15. Two special performances happened Friday night in my opinion. The fact that Jean Shepard went over so well prooves that the veterans can still deliver. It was special to to hear Bill Anderson do Five Little Fingers and get a decent applause. I don't think those kind of songs are apprecited or understood the way they once were. The crowd seemed to approve but maybe that was because of the way he set it up with his story. Anyway, I thought Jean and Bill both did the Opry and the veterans proud Friday night. Those two performances would have been worth the admission if I could have been there.


  16. Fred again:

    Yeah, Jim, those wonderful old tear-jerkers or "two-handkerchief songs"! They require what is called "suspension of disbelief," but in the hands of the right performer they can still deliver the goods. I think of two of the great practitioners, Porter Wagoner and Ferlin Husky. Porter, especially, never fails to bring a lump to my throat with things like "Roses out of Season" and "My Special Prayer Request."

    Does anybody remember Ferlin's recitation version of "The Drunken Driver"? That's one of the first three 45s I ever bot, with lawnmowing money, back in 1954. It caused such a stir in Cleveland, O., that a newspaper columnist said DJ Tommy Edwards should be "spanked and stood in the corner" for playing it on the radio! (Can't recall why it was supposed to be so objectionable.)

    Capitol Records, by the way -- Ferlin's label -- sure made a durable vinyl product. That 45, and others by Capitol, still play great after years and years. Columbia 45s, on the other hand, were so poor that after a while I always bought 2 copies of new Ray Price releases. Stupid, rewarding bad corporate behavior ... but I thought I had to have that music. Anyway, at $1 a copy, they were cheap, even for those days!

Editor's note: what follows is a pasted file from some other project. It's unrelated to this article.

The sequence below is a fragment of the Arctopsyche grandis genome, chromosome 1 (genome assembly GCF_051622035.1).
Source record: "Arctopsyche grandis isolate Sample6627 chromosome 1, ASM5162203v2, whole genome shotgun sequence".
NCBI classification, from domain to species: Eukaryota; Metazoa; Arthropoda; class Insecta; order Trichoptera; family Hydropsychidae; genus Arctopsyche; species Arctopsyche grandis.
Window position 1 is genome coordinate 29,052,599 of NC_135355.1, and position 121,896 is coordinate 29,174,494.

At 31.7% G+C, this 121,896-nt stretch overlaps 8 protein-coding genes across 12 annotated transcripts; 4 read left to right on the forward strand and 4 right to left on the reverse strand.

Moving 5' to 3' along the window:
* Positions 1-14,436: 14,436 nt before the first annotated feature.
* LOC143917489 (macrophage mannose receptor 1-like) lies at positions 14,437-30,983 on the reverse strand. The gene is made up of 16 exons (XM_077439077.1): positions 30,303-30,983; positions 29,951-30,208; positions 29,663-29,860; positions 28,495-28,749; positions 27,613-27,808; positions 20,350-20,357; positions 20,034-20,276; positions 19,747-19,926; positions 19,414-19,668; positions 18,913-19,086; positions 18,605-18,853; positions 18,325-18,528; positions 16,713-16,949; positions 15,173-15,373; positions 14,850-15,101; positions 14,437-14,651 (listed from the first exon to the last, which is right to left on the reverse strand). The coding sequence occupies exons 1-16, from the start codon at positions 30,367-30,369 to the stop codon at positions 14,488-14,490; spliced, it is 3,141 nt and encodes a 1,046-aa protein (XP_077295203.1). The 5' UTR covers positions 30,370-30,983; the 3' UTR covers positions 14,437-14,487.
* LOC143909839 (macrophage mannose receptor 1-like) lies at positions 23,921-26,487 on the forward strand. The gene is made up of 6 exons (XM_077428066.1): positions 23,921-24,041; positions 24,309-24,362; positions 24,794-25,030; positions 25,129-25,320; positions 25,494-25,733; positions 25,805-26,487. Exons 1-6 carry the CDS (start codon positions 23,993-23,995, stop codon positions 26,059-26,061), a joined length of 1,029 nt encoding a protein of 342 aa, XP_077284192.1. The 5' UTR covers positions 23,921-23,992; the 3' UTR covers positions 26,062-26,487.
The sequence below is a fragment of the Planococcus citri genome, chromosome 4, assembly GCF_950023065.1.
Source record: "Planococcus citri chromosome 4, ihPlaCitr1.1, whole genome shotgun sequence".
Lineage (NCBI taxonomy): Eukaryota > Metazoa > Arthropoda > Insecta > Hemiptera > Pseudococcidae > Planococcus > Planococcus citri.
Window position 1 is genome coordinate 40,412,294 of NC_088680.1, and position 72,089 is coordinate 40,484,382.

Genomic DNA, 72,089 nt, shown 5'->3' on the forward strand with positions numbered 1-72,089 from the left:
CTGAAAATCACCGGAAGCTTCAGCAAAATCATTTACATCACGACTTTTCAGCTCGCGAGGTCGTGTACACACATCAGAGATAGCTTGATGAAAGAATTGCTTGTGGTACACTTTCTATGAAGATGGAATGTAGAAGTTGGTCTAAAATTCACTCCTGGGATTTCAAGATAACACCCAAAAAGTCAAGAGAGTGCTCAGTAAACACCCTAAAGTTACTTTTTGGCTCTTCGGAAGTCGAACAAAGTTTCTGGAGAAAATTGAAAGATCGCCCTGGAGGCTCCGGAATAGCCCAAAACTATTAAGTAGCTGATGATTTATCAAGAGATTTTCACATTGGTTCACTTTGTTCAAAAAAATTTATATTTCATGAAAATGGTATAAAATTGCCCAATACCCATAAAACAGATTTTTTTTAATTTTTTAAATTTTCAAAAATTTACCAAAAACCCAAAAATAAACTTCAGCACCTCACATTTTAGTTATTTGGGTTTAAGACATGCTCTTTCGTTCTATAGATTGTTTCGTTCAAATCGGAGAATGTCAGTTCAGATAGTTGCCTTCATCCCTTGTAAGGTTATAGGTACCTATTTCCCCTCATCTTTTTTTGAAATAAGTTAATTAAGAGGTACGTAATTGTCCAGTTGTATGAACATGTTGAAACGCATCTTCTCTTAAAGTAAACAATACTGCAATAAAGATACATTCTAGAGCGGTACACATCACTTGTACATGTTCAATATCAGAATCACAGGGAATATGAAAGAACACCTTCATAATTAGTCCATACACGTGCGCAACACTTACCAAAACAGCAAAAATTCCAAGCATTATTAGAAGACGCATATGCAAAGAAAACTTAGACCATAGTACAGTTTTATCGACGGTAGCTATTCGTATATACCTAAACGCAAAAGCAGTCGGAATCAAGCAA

17. Fred, I think I asked you before, or you asked me, but do you have a connection with Cleveland, Ohio? Just wondering as you made the comment about Tommy Edwards, and of course, Dottie West spent time in the Cleveland area.

    And Jim, thanks for your comments regarding the Opry on Friday night as I was unable to listen on Friday night and caught only 1 segment on Saturday night. Appreciate it.

  18. Fred here:

    Yes, Byron, I was born and lived in Cleveland, 1941-1960, then going to college but coming back to visit until 1964. Saw many wonderful shows in northern Ohio, mainly courtesy of my good friend Merv Rawes, who is still alive and living in New Philadelphia. I believe I asked you once if you had ever met him -- good old Merv was kind of hard to miss!

    When I discovered country in 1954, about the only one keeping the flame in Cleveland was Tommy Edwards. He had a pop show on WERE Mon-Fri, but on Saturday he was "the city slicker turned hillbilly" and hosted the "Hillbilly Jambouree", 10a-2 p.m. He played only the new music -- no requests -- which made for wonderful listening when country was still country. In 1957, they took the country show away from him, and he departed not long thereafter.

  19. I thought that you had told me that, I must have just forgot. You will be unhappy to know that the live country music scene is still pretty weak up here. No classic country shows at all unless you hope that something comes to the county fairs. And nothing on the radio. It can be tough at times.